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Updated: Archbishop of Canterbury sets out vision for 2017 primates…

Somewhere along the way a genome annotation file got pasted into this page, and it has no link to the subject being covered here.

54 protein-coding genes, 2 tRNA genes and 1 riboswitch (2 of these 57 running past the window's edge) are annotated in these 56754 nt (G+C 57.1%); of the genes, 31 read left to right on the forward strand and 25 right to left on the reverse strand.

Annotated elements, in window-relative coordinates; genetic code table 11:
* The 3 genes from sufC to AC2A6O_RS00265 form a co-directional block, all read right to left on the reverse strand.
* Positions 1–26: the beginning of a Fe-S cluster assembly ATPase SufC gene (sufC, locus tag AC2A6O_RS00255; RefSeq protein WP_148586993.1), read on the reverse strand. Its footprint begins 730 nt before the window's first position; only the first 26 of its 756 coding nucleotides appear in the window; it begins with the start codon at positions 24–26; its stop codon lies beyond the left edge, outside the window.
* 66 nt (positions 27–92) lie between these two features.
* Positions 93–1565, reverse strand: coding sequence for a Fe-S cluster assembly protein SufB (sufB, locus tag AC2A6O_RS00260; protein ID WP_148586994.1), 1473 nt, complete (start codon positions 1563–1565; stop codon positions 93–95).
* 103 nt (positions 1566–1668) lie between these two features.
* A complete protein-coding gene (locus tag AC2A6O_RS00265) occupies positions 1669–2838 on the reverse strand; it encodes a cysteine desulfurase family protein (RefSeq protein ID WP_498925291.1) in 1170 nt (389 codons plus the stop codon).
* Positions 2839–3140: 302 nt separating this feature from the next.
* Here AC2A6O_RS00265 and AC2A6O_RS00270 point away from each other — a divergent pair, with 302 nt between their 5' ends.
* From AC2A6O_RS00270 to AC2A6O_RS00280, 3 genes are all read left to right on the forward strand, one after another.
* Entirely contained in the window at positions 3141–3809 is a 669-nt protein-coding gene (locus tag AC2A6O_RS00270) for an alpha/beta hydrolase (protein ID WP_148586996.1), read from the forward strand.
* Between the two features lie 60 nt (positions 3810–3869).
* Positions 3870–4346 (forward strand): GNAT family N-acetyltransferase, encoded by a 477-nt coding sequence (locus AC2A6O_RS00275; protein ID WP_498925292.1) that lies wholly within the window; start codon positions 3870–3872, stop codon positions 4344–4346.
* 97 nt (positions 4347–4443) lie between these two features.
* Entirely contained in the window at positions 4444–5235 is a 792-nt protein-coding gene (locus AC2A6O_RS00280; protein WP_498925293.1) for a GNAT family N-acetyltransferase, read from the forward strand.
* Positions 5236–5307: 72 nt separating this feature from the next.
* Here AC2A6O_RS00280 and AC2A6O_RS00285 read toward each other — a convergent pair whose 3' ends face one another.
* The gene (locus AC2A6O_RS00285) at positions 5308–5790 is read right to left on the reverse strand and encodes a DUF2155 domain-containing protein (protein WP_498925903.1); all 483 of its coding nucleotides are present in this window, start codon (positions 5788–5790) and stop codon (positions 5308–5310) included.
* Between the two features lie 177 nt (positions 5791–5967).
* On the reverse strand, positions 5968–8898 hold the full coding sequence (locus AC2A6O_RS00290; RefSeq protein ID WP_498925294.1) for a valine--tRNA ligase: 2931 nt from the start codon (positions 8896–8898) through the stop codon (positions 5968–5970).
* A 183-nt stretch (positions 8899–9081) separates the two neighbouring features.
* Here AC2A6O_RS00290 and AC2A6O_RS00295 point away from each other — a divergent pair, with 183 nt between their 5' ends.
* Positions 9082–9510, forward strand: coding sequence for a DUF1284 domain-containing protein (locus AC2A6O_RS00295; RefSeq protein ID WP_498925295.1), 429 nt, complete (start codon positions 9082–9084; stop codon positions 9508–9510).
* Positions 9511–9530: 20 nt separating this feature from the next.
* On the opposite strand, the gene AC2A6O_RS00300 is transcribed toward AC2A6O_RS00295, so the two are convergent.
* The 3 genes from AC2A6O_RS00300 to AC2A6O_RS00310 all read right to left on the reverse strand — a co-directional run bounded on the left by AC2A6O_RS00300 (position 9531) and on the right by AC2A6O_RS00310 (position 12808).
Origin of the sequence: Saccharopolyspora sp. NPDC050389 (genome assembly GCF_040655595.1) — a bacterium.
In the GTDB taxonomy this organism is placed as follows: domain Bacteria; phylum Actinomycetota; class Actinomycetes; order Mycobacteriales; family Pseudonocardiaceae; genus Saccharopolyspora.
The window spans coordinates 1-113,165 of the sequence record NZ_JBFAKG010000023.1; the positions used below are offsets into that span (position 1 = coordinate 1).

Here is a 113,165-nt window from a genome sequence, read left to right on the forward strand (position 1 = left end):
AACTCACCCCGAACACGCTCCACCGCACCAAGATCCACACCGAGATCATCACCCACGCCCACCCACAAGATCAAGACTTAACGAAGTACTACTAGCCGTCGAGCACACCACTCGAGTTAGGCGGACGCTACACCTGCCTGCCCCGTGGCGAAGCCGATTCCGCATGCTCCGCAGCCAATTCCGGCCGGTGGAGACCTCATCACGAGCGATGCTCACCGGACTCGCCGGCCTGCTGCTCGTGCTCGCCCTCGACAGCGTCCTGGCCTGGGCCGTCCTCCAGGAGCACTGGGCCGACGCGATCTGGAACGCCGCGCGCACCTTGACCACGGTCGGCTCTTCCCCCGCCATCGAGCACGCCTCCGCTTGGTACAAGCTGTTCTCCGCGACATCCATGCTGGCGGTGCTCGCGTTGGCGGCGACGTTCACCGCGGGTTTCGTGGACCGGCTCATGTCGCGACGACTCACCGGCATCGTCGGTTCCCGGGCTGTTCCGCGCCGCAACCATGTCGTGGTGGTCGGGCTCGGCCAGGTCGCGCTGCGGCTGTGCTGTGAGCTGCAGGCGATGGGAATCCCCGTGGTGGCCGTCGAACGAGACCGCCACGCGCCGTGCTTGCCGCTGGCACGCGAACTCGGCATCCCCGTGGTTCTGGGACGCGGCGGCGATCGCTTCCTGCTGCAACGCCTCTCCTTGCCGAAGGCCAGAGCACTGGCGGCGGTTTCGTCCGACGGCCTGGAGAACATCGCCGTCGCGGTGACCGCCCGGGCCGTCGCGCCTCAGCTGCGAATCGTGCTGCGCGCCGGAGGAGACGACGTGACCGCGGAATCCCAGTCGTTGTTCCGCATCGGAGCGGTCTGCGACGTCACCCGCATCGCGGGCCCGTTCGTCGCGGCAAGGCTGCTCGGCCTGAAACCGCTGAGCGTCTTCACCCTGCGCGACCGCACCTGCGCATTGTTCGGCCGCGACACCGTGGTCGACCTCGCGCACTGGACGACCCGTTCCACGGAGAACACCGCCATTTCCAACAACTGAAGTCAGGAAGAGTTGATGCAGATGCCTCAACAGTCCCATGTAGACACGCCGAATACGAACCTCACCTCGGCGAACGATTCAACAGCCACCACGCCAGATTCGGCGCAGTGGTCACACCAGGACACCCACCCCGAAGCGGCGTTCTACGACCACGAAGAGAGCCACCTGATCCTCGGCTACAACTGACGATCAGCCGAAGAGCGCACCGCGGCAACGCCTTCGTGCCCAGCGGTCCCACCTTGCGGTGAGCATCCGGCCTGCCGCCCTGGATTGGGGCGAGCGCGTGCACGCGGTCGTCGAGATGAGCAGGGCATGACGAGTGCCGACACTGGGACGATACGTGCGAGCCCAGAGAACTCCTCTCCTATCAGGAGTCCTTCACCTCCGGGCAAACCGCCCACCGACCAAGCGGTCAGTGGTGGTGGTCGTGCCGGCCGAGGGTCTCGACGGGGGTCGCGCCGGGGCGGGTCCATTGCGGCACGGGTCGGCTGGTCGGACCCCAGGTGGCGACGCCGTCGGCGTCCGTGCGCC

first_img Episcopal Charities of the Diocese of New York Hires Reverend Kevin W. VanHook, II as Executive Director Episcopal Charities of the Diocese of New York Rector Bath, NC AddThis Sharing ButtonsShare to PrintFriendlyPrintFriendlyShare to FacebookFacebookShare to TwitterTwitterShare to EmailEmailShare to MoreAddThis Director of Administration & Finance Atlanta, GA Family Ministry Coordinator Baton Rouge, LA Rector Smithfield, NC Rector Shreveport, LA Press Release Service The Church Investment Group Commends the Taskforce on the Theology of Money on its report, The Theology of Money and Investing as Doing Theology Church Investment Group Rector Albany, NY Join the Episcopal Diocese of Texas in Celebrating the Pauli Murray Feast Online Worship Service June 27 Submit an Event Listing Rector Belleville, IL This Summer’s Anti-Racism Training Online Course (Diocese of New Jersey) June 18-July 16 Rector Hopkinsville, KY Rector Pittsburgh, PA An Evening with Presiding Bishop Curry and Iconographer Kelly Latimore Episcopal Migration Ministries via Zoom June 23 @ 6 p.m. ET Posted Feb 1, 2017 Priest-in-Charge Lebanon, OH Director of Music Morristown, NJ Curate (Associate & Priest-in-Charge) Traverse City, MI Associate Priest for Pastoral Care New York, NY Ya no son extranjeros: Un diálogo acerca de inmigración Una conversación de Zoom June 22 @ 7 p.m. ET Primates Meeting 2017 Rector Collierville, TN Rector and Chaplain Eugene, OR Submit a Job Listing Canon for Family Ministry Jackson, MS Remember Holy Land Christians on Jerusalem Sunday, June 20 American Friends of the Episcopal Diocese of Jerusalem Featured Events Virtual Celebration of the Jerusalem Princess Basma Center Zoom Conversation June 19 @ 12 p.m. ET Assistant/Associate Rector Morristown, NJ Associate Rector for Family Ministries Anchorage, AK In-person Retreat: Thanksgiving Trinity Retreat Center (West Cornwall, CT) Nov. 24-28 Anglican Consultative Council, center_img Seminary of the Southwest announces appointment of two new full time faculty members Seminary of the Southwest Missioner for Disaster Resilience Sacramento, CA Primates Meeting, Youth Minister Lorton, VA Featured Jobs & Calls Assistant/Associate Priest Scottsdale, AZ Rector/Priest in Charge (PT) Lisbon, ME Rector (FT or PT) Indian River, MI Episcopal Migration Ministries’ Virtual Prayer Vigil for World Refugee Day Facebook Live Prayer Vigil June 20 @ 7 p.m. ET Cathedral Dean Boise, ID Assistant/Associate Rector Washington, DC Associate Rector Columbus, GA Curate Diocese of Nebraska Updated: Archbishop of Canterbury sets out vision for 2017 primates meeting Episcopal Church Anglican Consultative Council members issue statement on ACNS story’s claims Priest Associate or Director of Adult Ministries Greenville, SC Rector Martinsville, VA The Church Pension Fund Invests $20 Million in Impact Investment Fund Designed to Preserve Workforce Housing Communities Nationwide Church Pension Group Archbishop of Canterbury, Rector Tampa, FL Editor’s note: This post was updated at 5:05 p.m. EST Feb. 1 to add the following statement from the Episcopal Church’s three Anglican Consultative Council members in response to the Anglican Communion News Service story below.Statement from the Episcopal Church’s members of theAnglican Consultative CouncilAs the Episcopal Church’s members of the Anglican Consultative Council, we were dismayed to read in today’s Anglican Communion News Service (ACNS) an article that claims we did not vote on matters of doctrine or polity at the most recent meeting of the ACC, known as ACC-16, held in Lusaka, Zambia in April 2016. This report is wrong.Each of us attended the entire ACC-16 meeting and voted on every resolution that came before the body, including a number that concerned the doctrine and polity of the Anglican Communion. As the duly elected ACC members of a province of the Anglican Communion, this was our responsibility and we fulfilled it.It could be inferred from today’s ACNS story that we did not fulfill our voting responsibilities at ACC-16 to comply with a communique issued by the primates of the Anglican Communion in January 2016.  The communique sought to impose consequences on the Episcopal Church for its adoption of marriage equality at our 2015 General Convention. Such an inference would be incorrect.At the beginning of ACC-16, the Standing Committee of the Anglican Communion issued a statement saying that it had “considered the Communiqué from the Primates and affirmed the relational links between the Instruments of Communion in which each Instrument, including the Anglican Consultative Council, forms its own views and has its own responsibilities.” After ACC-16 had concluded, six outgoing members of the Standing Committee released a letter reasserting that “ACC16 neither endorsed nor affirmed the consequences contained in the Primates’ Communiqué.”As members of the Anglican Consultative Council, we thank God for the time we have spent with sisters and brothers in Christ from across the globe, and for the breadth and diversity of our global Anglican family. We are firmly committed to the Episcopal Church’s full participation in the Anglican Communion, and we hope that, in the future, our participation will be reported accurately by the Anglican Communion News Service.Rosalie Simmonds BallentineIan T. DouglasGay Clark JenningsEpiscopal Church members of the 16th Anglican Consultative Council, Lusaka, ZambiaThe Rev. Gay Clark Jennings, left; Rosalie Simmonds Ballentine, second from right; and Connecticut Bishop Ian T. Douglas, right, pose April 18, 2016, with Archbishop of Canterbury Justin Welby during the 16th meeting of the Anglican Consultative Council in Lusaka, Zambia. Photo: Mary Frances Schjonberg/Episcopal News Service[Anglican Communion News Service] Archbishop of Canterbury Justin Welby has written to every primate in the Anglican Communion to set out his hopes for the next Primates’ Meeting, which will take place in Canterbury Oct. 2-6.In the letter, Welby sets out his vision for the meeting in Canterbury as an opportunity for relaxed fellowship and mutual consultation. He invites the primates to submit items for the agenda and says he’s aware of the pressures under which many of them live.Full article.Complete Episcopal News Service coverage of the ACC-16 meeting can be found here. Rector Knoxville, TN ACC16, Rector Washington, DC Course Director Jerusalem, Israel Anglican Communion, Primates Meeting 2016 reaction, Bishop Diocesan Springfield, IL Inaugural Diocesan Feast Day Celebrating Juneteenth San Francisco, CA (and livestream) June 19 @ 2 p.m. PT Primates Meeting 2016, Submit a Press Release Tags TryTank Experimental Lab and York St. John University of England Launch Survey to Study the Impact of Covid-19 on the Episcopal Church TryTank Experimental Lab New Berrigan Book With Episcopal Roots Cascade Books last_img read more